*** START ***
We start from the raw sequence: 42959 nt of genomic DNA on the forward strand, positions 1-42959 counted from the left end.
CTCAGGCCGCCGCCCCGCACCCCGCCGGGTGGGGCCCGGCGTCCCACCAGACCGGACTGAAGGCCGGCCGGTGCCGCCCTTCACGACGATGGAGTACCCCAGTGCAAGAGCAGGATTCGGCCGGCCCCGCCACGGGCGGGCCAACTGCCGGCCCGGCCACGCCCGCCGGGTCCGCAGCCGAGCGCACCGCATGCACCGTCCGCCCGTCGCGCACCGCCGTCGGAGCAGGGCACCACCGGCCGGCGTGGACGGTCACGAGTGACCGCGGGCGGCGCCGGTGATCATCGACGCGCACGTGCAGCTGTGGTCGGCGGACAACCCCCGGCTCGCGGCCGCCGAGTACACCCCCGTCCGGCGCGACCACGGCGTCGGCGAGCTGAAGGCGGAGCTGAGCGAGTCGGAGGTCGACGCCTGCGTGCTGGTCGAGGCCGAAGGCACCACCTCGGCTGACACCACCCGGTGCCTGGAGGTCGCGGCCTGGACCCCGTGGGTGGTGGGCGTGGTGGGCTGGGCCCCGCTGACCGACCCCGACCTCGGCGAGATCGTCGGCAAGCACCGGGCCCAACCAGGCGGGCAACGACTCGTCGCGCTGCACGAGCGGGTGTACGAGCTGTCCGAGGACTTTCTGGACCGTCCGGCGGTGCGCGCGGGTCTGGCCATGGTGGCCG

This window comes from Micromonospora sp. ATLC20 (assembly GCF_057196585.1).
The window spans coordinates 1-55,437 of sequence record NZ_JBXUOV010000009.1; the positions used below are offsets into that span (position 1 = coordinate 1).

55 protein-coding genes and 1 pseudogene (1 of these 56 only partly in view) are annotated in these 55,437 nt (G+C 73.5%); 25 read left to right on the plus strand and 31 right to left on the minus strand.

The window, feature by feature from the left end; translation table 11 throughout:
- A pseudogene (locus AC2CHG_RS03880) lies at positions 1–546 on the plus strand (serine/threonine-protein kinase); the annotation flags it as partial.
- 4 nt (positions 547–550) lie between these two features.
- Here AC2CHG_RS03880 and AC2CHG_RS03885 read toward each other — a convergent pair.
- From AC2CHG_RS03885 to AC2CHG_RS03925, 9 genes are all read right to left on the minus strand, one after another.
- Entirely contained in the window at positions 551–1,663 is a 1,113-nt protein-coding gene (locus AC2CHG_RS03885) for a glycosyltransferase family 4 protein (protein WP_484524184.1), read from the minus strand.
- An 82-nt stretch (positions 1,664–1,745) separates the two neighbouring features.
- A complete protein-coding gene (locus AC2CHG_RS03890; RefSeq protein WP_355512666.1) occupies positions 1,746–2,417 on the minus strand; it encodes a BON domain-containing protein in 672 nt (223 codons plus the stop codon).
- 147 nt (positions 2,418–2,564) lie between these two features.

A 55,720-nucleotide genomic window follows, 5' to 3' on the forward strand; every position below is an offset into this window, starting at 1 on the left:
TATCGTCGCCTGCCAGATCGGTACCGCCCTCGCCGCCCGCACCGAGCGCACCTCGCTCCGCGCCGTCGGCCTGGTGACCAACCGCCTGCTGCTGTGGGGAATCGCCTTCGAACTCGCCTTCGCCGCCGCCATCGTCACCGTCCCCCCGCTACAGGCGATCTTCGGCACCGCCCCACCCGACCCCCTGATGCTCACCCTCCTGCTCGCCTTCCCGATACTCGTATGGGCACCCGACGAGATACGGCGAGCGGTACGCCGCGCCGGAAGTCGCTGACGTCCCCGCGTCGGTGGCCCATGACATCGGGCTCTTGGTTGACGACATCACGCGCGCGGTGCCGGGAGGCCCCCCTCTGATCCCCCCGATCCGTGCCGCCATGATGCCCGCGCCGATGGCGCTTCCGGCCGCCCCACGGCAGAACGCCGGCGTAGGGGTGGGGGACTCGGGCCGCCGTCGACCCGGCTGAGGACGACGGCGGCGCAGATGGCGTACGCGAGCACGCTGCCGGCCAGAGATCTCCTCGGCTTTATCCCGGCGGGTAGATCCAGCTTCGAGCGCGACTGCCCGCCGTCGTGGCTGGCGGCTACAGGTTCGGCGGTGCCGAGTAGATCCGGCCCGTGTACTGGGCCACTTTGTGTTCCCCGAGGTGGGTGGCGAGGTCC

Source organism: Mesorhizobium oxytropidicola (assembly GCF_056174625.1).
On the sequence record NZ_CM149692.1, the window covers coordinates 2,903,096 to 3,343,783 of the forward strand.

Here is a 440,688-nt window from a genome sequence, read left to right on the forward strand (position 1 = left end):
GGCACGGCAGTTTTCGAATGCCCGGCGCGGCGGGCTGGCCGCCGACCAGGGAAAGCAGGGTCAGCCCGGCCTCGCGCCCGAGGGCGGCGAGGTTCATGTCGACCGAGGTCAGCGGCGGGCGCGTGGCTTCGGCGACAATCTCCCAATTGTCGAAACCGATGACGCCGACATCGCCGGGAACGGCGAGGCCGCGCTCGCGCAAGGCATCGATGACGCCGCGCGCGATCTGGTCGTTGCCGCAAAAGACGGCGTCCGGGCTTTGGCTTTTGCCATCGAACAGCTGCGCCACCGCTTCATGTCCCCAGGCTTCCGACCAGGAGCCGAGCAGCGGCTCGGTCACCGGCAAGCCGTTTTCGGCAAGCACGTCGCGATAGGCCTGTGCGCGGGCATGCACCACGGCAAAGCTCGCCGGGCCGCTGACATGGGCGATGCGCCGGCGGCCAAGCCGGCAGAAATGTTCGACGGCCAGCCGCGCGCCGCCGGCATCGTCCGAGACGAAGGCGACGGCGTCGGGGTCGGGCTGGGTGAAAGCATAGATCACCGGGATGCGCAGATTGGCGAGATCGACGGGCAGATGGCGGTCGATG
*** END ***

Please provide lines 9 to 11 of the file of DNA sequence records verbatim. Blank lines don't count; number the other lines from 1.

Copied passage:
- Here AC2CHG_RS03880 and AC2CHG_RS03885 read toward each other — a convergent pair.
- From AC2CHG_RS03885 to AC2CHG_RS03925, 9 genes are all read right to left on the minus strand, one after another.
- Entirely contained in the window at positions 551–1,663 is a 1,113-nt protein-coding gene (locus AC2CHG_RS03885) for a glycosyltransferase family 4 protein (protein WP_484524184.1), read from the minus strand.